Russians Among Those Killed by Coalition in Deir Ezzor
A number of Russian fighters were reportedly killed by coalition airstrikes and artillery attacks on pro-government forces in Deir Ezzor last week, Agence France-Presse reported Monday.
The U.S.-led coalition said it thwarted an “unprovoked attack” by pro-government fighters on a Syrian Democratic Forces (SDF) headquarters in Deir Ezzor province after midnight Wednesday. A U.S. official said at least 100 pro-government fighters were killed by coalition defenses.
Washington at the time said it was not ruling out the possibility that Russian contractors could have been among the attacking force. Moscow’s defense ministry issued a statement denying the involvement of any Russian service members.
However, reports have surfaced alleging that at least five Russian men fighting informally with pro-government forces were killed in last week’s clashes.
Vladimir Loginov, a 52-year-old Cossack from Russia’s western Kaliningrad exclave “died in an unequal battle in the area of Syria’s Deir Ezzor,” the Baltic Cossack Union in Kaliningrad said in a statement, according to AFP.
“Another Russian, Kirill Ananyev, was also killed in Syria on February 7, the nationalist Other Russia organization said on its VK social networking page,” AFP reported. The Other Russia group said Ananyev was killed in battles near the Syrian town Khasham, where the U.S. coalition carried out its strikes.
The Conflict Intelligence Team, an organization that monitors social networks for information about Russians in Syria, said at least three other Russians also died on February 7 in Deir Ezzor, AFP reported.
Maksim Buga, a leader of the Cossack community in Kaliningrad, told AFP that “our Cossacks are there [in Syria] as part of a volunteer group.” He clarified that these men were probably paid for their volunteer involvement, but he did not explain who was paying them.
He told Reuters that “dozens” of other Russian fighters were also killed in the coalition attack.
Airstrikes Pound Ghouta as U.N. Condemns ‘Worst’ Fighting of the Conflict
At least 15 civilians, including three children, have been killed by Syrian and Russian airstrikes on the Eastern Ghouta suburbs of Damascus since Saturday, Reuters reported on Monday, citing a war monitor.
The Syrian Observatory for Human Rights said another 85 people were injured by airstrikes and artillery attacks on the besieged rebel enclave east of the capital over that same period, Reuters said.
Escalated attacks on Eastern Ghouta coincide with a surge in violence in other parts of the country, including the opposition stronghold of Idlib and the Kurdish enclave of Afrin.
Stepped-up attacks have led to “hundreds of civilian deaths and injuries, massive displacement and the destruction of civilian infrastructure, including medical facilities,” the United Nations resident and humanitarian coordinator in Syria Ali al-Za’tari said on Monday according to Reuters.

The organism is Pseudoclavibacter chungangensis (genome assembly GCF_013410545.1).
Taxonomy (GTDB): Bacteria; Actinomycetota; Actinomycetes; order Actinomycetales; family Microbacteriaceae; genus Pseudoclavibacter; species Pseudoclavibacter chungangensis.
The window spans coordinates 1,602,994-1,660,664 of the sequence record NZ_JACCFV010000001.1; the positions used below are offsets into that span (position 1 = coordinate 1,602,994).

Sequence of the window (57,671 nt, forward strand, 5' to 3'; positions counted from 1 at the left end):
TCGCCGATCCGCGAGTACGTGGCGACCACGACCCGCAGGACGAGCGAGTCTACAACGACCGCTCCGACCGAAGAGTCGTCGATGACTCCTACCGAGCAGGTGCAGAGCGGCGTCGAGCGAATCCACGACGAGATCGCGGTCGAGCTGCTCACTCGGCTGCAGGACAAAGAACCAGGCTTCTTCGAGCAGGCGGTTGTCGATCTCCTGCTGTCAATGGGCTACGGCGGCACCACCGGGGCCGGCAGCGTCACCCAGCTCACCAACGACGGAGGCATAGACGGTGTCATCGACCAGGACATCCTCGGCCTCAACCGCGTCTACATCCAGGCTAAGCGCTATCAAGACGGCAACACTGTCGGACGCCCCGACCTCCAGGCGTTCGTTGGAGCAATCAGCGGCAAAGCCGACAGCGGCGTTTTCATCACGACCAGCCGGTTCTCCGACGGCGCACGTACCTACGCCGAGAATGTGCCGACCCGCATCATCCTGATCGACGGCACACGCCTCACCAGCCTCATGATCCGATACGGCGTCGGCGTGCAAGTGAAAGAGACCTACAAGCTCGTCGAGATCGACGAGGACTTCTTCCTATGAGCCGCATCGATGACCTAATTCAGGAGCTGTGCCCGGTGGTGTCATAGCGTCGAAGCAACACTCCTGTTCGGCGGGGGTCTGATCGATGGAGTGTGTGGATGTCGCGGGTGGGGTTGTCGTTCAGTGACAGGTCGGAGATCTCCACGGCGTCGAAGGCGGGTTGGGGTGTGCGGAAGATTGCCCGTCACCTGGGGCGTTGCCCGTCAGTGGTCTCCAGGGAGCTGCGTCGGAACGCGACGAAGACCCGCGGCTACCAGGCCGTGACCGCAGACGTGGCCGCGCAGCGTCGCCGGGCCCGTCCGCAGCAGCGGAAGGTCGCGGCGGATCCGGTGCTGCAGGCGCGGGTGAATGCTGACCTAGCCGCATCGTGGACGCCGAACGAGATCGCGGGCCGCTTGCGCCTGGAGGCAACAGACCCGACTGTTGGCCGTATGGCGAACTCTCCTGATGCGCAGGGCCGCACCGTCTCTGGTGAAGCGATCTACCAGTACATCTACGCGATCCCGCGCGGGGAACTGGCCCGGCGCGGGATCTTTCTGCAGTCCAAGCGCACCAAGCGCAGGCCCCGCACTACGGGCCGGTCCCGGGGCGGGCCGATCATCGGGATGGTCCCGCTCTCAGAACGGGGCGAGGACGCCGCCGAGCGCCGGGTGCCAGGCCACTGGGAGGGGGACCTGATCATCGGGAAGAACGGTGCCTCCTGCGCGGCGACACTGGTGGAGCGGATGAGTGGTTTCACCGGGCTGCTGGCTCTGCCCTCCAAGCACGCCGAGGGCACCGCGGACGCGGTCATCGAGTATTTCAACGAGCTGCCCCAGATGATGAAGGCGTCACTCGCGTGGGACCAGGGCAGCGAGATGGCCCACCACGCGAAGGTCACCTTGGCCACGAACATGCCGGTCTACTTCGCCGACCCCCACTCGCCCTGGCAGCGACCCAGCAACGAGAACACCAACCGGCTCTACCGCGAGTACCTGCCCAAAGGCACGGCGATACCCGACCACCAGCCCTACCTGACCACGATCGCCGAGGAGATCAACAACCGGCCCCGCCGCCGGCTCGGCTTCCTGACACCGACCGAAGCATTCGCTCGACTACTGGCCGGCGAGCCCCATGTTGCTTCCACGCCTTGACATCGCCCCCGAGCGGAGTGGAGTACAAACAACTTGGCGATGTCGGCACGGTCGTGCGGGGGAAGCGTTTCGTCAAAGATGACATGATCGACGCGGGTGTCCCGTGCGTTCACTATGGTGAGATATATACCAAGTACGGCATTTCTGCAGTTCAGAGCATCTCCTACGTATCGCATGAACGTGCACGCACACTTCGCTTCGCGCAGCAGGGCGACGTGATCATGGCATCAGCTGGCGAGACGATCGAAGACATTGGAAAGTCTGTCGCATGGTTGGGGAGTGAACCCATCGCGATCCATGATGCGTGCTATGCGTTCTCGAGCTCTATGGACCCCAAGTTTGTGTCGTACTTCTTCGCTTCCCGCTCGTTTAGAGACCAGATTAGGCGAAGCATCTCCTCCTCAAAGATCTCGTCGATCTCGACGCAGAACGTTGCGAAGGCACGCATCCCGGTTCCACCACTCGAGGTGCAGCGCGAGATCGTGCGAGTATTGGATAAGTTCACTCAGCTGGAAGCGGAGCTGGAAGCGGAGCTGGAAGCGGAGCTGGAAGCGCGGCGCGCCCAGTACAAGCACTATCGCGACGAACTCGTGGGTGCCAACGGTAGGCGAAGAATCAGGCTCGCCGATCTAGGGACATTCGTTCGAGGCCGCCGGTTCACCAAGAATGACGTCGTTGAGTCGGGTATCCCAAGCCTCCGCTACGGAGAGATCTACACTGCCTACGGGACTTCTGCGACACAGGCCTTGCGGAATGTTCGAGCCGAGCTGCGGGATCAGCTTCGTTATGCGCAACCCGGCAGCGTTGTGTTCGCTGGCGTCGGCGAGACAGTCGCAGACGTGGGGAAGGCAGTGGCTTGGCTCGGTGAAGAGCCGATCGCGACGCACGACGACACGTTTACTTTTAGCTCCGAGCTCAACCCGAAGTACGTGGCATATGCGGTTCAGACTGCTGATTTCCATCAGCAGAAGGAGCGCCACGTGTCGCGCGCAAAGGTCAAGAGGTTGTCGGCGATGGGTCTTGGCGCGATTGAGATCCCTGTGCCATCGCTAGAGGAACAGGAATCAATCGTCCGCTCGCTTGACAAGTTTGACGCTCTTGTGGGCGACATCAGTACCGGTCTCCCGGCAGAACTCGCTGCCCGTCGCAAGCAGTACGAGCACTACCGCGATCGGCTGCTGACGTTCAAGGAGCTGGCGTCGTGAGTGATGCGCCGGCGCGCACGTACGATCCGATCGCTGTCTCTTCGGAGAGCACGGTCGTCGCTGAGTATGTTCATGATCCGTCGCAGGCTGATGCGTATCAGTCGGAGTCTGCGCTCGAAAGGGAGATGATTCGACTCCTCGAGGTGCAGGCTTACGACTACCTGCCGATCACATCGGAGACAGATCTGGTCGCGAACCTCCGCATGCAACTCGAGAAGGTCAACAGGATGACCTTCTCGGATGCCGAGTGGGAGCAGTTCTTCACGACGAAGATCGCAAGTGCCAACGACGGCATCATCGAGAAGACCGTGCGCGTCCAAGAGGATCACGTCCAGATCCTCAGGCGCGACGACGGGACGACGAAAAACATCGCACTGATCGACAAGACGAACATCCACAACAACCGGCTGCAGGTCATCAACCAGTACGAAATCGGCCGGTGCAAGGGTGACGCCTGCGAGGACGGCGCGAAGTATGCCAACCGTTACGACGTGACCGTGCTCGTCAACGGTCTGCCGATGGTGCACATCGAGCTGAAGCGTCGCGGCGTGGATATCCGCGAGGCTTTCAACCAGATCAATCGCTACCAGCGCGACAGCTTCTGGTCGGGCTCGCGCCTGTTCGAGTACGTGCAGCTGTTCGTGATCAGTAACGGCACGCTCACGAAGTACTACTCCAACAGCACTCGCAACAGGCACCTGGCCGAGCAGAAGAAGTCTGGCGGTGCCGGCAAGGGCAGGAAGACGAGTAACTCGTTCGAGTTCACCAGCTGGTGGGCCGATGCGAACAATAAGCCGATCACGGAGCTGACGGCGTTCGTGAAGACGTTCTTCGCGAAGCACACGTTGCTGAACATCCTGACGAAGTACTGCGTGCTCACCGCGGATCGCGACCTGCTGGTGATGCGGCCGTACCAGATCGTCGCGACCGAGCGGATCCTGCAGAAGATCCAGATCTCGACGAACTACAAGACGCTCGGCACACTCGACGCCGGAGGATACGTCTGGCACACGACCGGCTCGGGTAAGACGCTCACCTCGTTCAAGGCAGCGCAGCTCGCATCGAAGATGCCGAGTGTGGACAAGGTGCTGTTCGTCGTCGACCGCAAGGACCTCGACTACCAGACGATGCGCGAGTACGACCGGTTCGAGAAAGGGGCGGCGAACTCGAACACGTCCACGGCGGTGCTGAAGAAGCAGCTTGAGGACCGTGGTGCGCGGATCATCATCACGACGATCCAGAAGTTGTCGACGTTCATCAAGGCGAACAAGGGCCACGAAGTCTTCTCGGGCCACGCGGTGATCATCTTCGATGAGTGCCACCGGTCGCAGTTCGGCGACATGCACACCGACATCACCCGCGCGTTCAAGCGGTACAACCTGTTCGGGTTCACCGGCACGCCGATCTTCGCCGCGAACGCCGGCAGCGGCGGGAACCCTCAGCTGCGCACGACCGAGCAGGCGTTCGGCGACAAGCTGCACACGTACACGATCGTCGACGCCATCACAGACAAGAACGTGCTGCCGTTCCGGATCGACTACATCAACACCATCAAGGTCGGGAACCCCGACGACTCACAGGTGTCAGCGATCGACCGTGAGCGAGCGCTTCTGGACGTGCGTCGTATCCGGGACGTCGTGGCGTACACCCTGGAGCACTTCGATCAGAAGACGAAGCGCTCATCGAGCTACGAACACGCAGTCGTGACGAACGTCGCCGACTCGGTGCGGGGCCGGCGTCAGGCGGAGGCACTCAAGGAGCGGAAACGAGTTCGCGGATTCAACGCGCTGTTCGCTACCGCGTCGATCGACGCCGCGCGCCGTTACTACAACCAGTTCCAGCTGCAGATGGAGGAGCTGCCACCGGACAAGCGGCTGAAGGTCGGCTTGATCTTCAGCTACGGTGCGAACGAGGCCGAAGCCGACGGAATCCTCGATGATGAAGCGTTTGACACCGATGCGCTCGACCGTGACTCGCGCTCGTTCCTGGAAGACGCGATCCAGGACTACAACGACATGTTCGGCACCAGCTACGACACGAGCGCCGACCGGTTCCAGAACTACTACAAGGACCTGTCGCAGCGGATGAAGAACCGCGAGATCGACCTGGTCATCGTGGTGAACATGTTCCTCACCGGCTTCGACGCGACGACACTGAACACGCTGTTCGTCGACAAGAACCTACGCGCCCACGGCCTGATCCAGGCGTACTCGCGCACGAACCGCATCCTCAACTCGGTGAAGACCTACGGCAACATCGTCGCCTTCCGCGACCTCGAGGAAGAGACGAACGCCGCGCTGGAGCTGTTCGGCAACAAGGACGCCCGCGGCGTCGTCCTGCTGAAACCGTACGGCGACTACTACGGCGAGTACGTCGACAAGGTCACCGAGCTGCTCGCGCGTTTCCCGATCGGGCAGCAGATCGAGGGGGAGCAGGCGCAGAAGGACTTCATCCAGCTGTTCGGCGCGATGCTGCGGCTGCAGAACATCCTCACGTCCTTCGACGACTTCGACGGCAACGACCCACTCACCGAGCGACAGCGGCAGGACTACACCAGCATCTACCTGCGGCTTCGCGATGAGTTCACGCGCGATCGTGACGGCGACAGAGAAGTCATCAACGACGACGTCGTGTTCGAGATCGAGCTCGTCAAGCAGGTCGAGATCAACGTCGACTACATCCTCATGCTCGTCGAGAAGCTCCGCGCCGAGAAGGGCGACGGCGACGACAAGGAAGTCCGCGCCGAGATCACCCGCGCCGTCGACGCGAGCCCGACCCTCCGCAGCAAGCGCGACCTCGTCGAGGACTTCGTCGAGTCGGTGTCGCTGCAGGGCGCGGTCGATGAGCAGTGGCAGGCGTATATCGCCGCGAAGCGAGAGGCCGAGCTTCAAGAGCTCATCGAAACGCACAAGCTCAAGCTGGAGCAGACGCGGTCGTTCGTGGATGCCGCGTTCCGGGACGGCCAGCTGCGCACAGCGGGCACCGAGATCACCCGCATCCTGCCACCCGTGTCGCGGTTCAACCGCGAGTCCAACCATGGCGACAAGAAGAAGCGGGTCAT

In a statement, he described current battles as “some of the worst fighting of the entire conflict.”
Senior U.N. officials called for an immediate one-month cease-fire in Syria on February 6 to ease what they described as an “extreme situation” in the war-torn country.
“The call for an immediate cessation of hostilities … has gone unanswered,” al-Za’tari said.
Ankara Accuses Washington of Stalling Fight Against ISIS
Washington is leaving pockets of so-called Islamic State (ISIS) militants in Syria intact to justify continued cooperation with Kurdish forces in the country, Turkey’s foreign minister said Monday.
Mevlut Cavusoglu also told reporters in Istanbul that ties between Turkey and the U.S. are at a “very critical stage,” the Associated Press said.
“Either we will improve ties or these ties will totally break down,” he said ahead of a visit by U.S. secretary of state Rex Tillerson later this week, adding that the U.S. needs to take concrete steps to regain Turkey’s trust.
Turkey has repeatedly called on the U.S. to sever its support for Kurdish groups in Syria, including the Kurdish YPG militia, which is designated by Ankara as a terrorist group. However, continued U.S. support for the Syrian Democratic Forces, Washington’s primary partner in the fight against ISIS, has strained ties between the two NATO allies.
The rift deepened after Turkey launched an operation targeting the YPG in the Kurdish enclave of Afrin in northern Syria on January 20, despite calls by the U.S. for restraint. Ankara has also threatened to expand operations toward the town of Manbij where U.S. troops operate alongside the SDF, further compounding tensions between the two states.
- The Washington Post: Syria’s War Mutates Into a Regional Conflict, Risking a Wider Conflagration
- Reuters: Friend or Foe? Assad Quietly Aids Syrian Kurds Against Turkey
- Human Rights Watch: Ensure Fair Trials of Syria ISIS Suspects
- The Guardian: Israel and Iran Consider Next Move After Syrian Clash Crosses Red Line
- The Independent: Instead of Winding Down, Why Is Syria’s War Getting Worse?